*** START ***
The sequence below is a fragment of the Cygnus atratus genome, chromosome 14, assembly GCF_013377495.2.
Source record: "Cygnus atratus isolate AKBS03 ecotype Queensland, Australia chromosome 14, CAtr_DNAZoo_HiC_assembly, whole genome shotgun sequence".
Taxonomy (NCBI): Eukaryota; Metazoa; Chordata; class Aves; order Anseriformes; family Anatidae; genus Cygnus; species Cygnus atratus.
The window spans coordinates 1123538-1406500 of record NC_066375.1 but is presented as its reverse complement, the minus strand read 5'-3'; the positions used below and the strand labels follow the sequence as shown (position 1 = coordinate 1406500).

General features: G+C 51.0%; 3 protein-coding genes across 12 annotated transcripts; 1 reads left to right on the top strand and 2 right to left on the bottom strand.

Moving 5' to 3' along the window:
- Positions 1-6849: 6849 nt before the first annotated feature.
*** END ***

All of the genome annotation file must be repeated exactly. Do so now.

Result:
The sequence below is a fragment of the Cygnus atratus genome, chromosome 14, assembly GCF_013377495.2.
Source record: "Cygnus atratus isolate AKBS03 ecotype Queensland, Australia chromosome 14, CAtr_DNAZoo_HiC_assembly, whole genome shotgun sequence".
Taxonomy (NCBI): Eukaryota; Metazoa; Chordata; class Aves; order Anseriformes; family Anatidae; genus Cygnus; species Cygnus atratus.
The window spans coordinates 1123538-1406500 of record NC_066375.1 but is presented as its reverse complement, the minus strand read 5'-3'; the positions used below and the strand labels follow the sequence as shown (position 1 = coordinate 1406500).

General features: G+C 51.0%; 3 protein-coding genes across 12 annotated transcripts; 1 reads left to right on the top strand and 2 right to left on the bottom strand.

Moving 5' to 3' along the window:
- Positions 1-6849: 6849 nt before the first annotated feature.